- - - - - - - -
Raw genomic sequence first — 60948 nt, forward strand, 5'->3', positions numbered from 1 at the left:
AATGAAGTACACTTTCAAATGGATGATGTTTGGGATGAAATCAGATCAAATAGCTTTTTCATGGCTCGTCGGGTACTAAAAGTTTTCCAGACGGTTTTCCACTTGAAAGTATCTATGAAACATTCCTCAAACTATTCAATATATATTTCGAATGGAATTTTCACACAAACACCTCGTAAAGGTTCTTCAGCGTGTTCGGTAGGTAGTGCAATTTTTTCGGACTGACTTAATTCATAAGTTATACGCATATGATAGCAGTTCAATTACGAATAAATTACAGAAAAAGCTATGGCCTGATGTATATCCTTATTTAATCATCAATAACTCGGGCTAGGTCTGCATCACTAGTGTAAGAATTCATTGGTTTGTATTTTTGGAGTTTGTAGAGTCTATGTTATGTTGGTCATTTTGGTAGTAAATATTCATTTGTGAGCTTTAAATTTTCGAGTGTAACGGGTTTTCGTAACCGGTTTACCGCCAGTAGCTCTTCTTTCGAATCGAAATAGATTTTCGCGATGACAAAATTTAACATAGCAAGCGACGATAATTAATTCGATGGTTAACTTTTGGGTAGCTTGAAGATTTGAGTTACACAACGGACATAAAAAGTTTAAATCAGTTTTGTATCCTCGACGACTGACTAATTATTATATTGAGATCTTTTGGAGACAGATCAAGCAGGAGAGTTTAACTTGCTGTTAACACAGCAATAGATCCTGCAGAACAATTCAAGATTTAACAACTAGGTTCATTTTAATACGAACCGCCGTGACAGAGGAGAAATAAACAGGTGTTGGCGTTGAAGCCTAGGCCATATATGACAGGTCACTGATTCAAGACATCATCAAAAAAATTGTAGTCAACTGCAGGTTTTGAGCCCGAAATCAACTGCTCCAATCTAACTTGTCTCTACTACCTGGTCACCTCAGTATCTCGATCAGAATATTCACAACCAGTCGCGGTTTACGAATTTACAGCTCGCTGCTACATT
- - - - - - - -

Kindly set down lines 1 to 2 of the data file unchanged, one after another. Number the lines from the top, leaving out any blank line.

Raw genomic sequence first — 60948 nt, forward strand, 5'->3', positions numbered from 1 at the left:
AATGAAGTACACTTTCAAATGGATGATGTTTGGGATGAAATCAGATCAAATAGCTTTTTCATGGCTCGTCGGGTACTAAAAGTTTTCCAGACGGTTTTCCACTTGAAAGTATCTATGAAACATTCCTCAAACTATTCAATATATATTTCGAATGGAATTTTCACACAAACACCTCGTAAAGGTTCTTCAGCGTGTTCGGTAGGTAGTGCAATTTTTTCGGACTGACTTAATTCATAAGTTATACGCATATGATAGCAGTTCAATTACGAATAAATTACAGAAAAAGCTATGGCCTGATGTATATCCTTATTTAATCATCAATAACTCGGGCTAGGTCTGCATCACTAGTGTAAGAATTCATTGGTTTGTATTTTTGGAGTTTGTAGAGTCTATGTTATGTTGGTCATTTTGGTAGTAAATATTCATTTGTGAGCTTTAAATTTTCGAGTGTAACGGGTTTTCGTAACCGGTTTACCGCCAGTAGCTCTTCTTTCGAATCGAAATAGATTTTCGCGATGACAAAATTTAACATAGCAAGCGACGATAATTAATTCGATGGTTAACTTTTGGGTAGCTTGAAGATTTGAGTTACACAACGGACATAAAAAGTTTAAATCAGTTTTGTATCCTCGACGACTGACTAATTATTATATTGAGATCTTTTGGAGACAGATCAAGCAGGAGAGTTTAACTTGCTGTTAACACAGCAATAGATCCTGCAGAACAATTCAAGATTTAACAACTAGGTTCATTTTAATACGAACCGCCGTGACAGAGGAGAAATAAACAGGTGTTGGCGTTGAAGCCTAGGCCATATATGACAGGTCACTGATTCAAGACATCATCAAAAAAATTGTAGTCAACTGCAGGTTTTGAGCCCGAAATCAACTGCTCCAATCTAACTTGTCTCTACTACCTGGTCACCTCAGTATCTCGATCAGAATATTCACAACCAGTCGCGGTTTACGAATTTACAGCTCGCTGCTACATT